Obituary: Sister Mary Dennis Donovan / Sister of St. Joseph since 1931

Sept. 5, 1915 - Jan. 20, 2014

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Herbert Hoover was president, Pius XI was pope and the Pirates were beating the Cardinals, 6-4, at Forbes Field behind future Hall of Famers Lloyd Waner and Pie Traynor.

It was Sept. 3, 1931, and Patricia Donovan of Aliquippa was formally entering religious life as a sister of St. Joseph of Baden, two days shy of her 16th birthday, taking the name Sister Mary Dennis.

Her vocation lasted for 83 years -- as a school teacher, principal, author, activist for racial and interfaith reconciliation, and avid political participant who proudly voted in every presidential campaign from the Roosevelt to the Obama eras. Generations before the "Nuns on the Bus," she was a national pioneer among Roman Catholic sisters in articulating how social justice is interwoven with the Christian faith.

Sister Mary Dennis Donovan died Monday at age 98 at the sisters' motherhouse. She was the fourth-longest-serving member in the order's history.

Colleagues, relatives and ex-students recalled a no-nonsense, intimidating, yet endearing, presence with boundless intellectual curiosity.

"She had such a sense of social justice, long before the rest of us had the kind of consciousness she did," said Sister Janet Mock, a fellow sister of St. Joseph and executive director of the Leadership Conference of Women Religious, an umbrella organization for most American religious orders.

Sister Donovan co-authored a civics textbook used by Catholic high school students nationwide. "The Christian Citizen -- His Challenge," first published in 1948 and later revised, blended lessons about Christians' moral responsibility with more conventional topics about how bills become law.

The book was "laden with social responsibility, served up by my Aunt Pat," added her nephew, Tom Sweeney, who used that textbook in school.

She was born in Aliquippa, the oldest of eight children, three of whom died in childhood during a typhoid outbreak.

"I think because she grew up in a steel town and knew a lot about unions, just breathing it in the air, those values of a good working-class family were instilled in her early," Sister Mock said.

Sister Donovan taught in the dioceses of Pittsburgh, Greensburg and Altoona-Johnstown and served as principal at St. James School in Sewickley in 1952-58, St. Joseph High School in Natrona in 1961-68 and La Purissima School in Lompoc, Calif., in 1982-87.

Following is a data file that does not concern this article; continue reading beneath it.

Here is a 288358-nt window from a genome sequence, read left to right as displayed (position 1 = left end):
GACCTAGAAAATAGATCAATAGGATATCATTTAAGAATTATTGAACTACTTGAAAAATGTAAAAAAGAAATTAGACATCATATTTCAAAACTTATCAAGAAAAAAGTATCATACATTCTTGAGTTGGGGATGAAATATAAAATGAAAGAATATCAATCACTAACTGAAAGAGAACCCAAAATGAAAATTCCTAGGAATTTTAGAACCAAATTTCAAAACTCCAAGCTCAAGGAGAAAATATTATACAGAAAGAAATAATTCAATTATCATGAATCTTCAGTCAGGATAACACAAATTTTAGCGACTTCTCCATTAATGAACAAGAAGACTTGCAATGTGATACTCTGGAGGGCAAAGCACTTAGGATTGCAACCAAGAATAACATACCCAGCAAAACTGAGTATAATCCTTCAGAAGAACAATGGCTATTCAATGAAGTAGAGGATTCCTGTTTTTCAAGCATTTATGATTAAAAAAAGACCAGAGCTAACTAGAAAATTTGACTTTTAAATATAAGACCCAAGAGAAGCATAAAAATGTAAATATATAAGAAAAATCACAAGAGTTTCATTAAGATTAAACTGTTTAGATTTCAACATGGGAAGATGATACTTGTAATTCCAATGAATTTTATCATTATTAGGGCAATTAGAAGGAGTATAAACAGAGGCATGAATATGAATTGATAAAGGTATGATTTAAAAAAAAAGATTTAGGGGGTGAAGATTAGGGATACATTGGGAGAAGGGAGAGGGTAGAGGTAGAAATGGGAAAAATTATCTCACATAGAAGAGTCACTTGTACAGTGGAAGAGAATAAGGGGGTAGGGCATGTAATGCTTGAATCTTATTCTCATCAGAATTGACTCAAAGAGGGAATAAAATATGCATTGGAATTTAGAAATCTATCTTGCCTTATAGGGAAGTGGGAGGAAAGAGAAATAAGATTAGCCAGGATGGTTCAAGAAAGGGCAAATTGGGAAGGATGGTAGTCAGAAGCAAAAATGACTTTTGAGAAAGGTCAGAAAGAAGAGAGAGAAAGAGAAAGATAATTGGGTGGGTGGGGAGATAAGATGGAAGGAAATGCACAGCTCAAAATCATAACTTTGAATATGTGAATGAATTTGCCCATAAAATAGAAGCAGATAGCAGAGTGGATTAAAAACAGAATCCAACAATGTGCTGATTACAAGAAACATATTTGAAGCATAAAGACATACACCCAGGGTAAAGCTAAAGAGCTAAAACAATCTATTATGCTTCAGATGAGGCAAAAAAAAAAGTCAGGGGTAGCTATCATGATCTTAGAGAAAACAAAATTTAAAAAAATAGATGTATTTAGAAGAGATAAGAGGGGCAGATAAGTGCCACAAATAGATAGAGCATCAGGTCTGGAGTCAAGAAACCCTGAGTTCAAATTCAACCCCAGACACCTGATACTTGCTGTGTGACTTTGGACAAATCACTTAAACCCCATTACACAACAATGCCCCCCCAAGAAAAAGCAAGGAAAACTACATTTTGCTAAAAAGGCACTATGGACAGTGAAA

Sister Donovan used to say of her students, "I'm not here to make them like me, I'm here to help them learn," recalled Sister Mock.

"But they did like her. They did love her," Sister Mock said.

One struggling student was so influenced by her encouragement that, decades later, he established a "Sister Mary Dennis Award" to honor the most improved eighth-grader at St. James.

She earned bachelor's and master's degrees in education at Duquesne University, pursued further education at four other universities and was a visiting professor at three Catholic colleges.

Sister Donovan eagerly supported the reforms of the Second Vatican Council.

She was on the vanguard when many nuns in the 1960s and 1970s exchanged traditional habits for street clothes and got involved in civil rights and anti-poverty causes. In 1971, Sister Donovan was among 47 nuns who founded Network, a national lobbying organization best known in recent years for sponsoring Nuns on the Bus -- traveling advocates for such causes as immigration reform and anti-poverty legislation.

Sister Donovan also directed Human Relations Education for the Diocese of Pittsburgh and was an education assistant in adult literacy at Penn State Beaver. She was active in Jewish-Christian dialogue, helped organize a course on Judaism for Catholic school teachers and was honored by the B'nai B'rith Women Greater Pittsburgh Council.

She also was a member of the Pennsylvania Human Relations Commission and organized Project Understanding -- public discussions on race relations sponsored by the Diocese of Pittsburgh and the Sisters of St. Joseph in the late 1960s and early 1970s.

Right up to the end, she was reading "very dense, very thought-provoking books," Sister Mock said. "I never saw her read a novel."

She is survived by her sister, Jo Sweeney, formerly of Sewickley.

Peter Smith: petersmith@post-gazette.com or 412-263-1416; Twitter @PG_PeterSmith.



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